Sylvie von Duuglas-Ittu
My name is Sylvie von Duuglas-Ittu and it’s only been spelled correctly maybe twice on fight cards. I’m 29 years old and have been training Muay Thai for almost 5 years. I started in the US under the instruction of Master K (Kumron Vitayanon) who is my biggest inspiration and inseparable from my love for Muay Thai. I also had the opportunity to train with Muay Thai legend Kaensak sor. Ploenjit who trains folks out of AMA Fight Club in New Jersey. I’ll compete in my 37th fight on March 1st, but I fight about every 10 days so that number changes frequently. I’d like to have as many fights as possible; I started out hoping for 10, then aimed for 50 and now that I’m getting a second year in Thailand I’m dreaming about 100 fights. I’m 45-48 kg but my “fight weight” includes opponents up around 50 kg regularly.
1. How long have you been doing Muay Thai and what made you want to fight?
I started Muay Thai in 2008 and have become progressively more involved in it every year. When I first began I had to commute an hour in each direction for every training session, which I did for four years before moving to Thailand to train and fight full time, so now I’m a 4 minute walk from the gym and it’s the best thing ever.
When I first started Muay Thai I did not want to fight – it wasn’t even on my radar. But about a year into it I realized that I couldn’t really know everything I wanted to know, or as deeply as I wanted to know it, in Muay Thai if I didn’t fight. Fighting is such an important aspect of the art. So that’s what made me want to fight – wanting to really know Muay Thai and to improve.
2. You have trained in the USA and Thailand what do you think the difference is for you and what do you like the most?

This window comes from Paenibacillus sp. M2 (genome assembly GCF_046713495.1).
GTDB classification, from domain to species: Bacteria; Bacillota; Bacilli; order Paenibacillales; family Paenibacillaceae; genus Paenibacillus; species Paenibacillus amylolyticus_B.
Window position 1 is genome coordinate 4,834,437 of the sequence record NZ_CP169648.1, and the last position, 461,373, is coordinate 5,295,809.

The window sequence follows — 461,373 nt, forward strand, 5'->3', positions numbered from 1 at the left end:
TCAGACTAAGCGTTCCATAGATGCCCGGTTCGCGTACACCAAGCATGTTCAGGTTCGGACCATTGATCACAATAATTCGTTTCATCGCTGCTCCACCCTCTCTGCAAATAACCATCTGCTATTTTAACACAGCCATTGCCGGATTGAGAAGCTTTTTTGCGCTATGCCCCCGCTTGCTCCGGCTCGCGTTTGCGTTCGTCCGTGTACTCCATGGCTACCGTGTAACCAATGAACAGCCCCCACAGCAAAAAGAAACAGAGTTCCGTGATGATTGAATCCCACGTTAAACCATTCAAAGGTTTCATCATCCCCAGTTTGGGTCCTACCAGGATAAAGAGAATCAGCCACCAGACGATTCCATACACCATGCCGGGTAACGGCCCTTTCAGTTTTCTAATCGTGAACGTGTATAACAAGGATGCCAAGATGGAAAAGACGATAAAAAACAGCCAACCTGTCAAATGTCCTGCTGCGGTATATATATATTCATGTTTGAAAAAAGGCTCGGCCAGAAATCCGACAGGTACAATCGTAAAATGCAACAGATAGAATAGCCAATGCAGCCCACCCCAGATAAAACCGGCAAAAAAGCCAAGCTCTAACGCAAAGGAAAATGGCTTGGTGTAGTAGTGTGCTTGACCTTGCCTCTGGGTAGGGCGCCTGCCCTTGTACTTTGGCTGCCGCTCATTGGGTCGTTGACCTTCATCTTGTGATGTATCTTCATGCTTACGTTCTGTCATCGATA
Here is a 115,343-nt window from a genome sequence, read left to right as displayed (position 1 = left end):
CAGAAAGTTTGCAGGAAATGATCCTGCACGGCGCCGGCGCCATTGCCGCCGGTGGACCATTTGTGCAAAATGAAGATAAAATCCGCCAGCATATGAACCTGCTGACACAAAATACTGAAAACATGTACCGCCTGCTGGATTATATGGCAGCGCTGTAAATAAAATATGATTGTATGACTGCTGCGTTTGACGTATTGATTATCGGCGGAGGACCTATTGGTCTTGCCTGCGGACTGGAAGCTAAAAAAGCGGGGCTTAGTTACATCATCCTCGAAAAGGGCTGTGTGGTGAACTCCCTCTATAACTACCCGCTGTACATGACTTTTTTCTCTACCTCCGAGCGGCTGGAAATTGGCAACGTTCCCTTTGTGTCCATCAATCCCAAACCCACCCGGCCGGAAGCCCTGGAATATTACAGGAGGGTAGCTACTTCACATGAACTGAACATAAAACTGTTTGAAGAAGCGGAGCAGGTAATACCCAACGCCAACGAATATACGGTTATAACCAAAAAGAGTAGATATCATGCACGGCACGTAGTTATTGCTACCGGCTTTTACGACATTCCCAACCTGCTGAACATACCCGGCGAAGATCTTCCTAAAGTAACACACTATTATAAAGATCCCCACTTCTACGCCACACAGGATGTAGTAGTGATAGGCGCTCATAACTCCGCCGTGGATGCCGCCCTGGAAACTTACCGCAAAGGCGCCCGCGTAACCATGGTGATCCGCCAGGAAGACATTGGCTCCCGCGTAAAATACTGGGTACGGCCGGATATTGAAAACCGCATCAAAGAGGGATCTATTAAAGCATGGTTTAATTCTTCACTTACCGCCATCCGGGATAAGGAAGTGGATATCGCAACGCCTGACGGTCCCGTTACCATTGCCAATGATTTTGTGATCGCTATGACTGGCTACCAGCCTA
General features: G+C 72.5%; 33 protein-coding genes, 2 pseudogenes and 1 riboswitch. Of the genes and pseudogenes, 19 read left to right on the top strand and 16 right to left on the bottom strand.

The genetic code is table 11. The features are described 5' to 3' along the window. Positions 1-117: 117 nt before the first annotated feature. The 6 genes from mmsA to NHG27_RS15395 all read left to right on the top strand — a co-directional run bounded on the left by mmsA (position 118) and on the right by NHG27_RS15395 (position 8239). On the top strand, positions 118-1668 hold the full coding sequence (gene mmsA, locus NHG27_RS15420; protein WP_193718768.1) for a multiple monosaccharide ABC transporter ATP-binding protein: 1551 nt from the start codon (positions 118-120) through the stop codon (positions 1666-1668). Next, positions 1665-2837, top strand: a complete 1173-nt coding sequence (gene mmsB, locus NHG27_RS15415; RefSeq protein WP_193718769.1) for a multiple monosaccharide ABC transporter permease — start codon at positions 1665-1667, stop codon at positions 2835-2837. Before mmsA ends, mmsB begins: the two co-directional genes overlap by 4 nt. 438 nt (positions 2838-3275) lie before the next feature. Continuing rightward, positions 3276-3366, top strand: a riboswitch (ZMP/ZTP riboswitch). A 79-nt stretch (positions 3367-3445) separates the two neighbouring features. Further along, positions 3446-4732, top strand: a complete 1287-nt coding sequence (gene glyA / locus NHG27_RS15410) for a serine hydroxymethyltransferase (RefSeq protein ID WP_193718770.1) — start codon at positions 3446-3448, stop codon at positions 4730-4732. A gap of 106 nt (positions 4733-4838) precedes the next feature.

There are countless differences between training in the US and in Thailand, more so for how I trained than perhaps other folks. I didn’t belong to a gym and instead took one-on-one lessons from a 74 year old Thai ex-fighter who has an incredible love for the art and sport of Muay Thai. He teaches in very fine detail, which is great because I learned how to diagnose small details of any given movement to a) learn how to copy it and b) how to improve power or speed on it. But because he was so far away and the lessons were one-on-one I couldn’t train more than a few hours per week and didn’t have any peers, so my training didn’t look anything like the staples of Thailand training, which are all repetition, padwork and sparring/clinching – you know, working with and learning through others.
The biggest difference I think is repetition. I went from training 10 hours per month to 7 hours a day, six days per week. Just doing a motion over and over again increases balance and comfort, as well as consistency in its execution. I’ve developed a great deal from my repetition and training in Thailand,actually getting padwork and experience working with others. But I also can fight as often as I want out here, which means fighting has become part of my training. Which is the greatest and most important difference for me.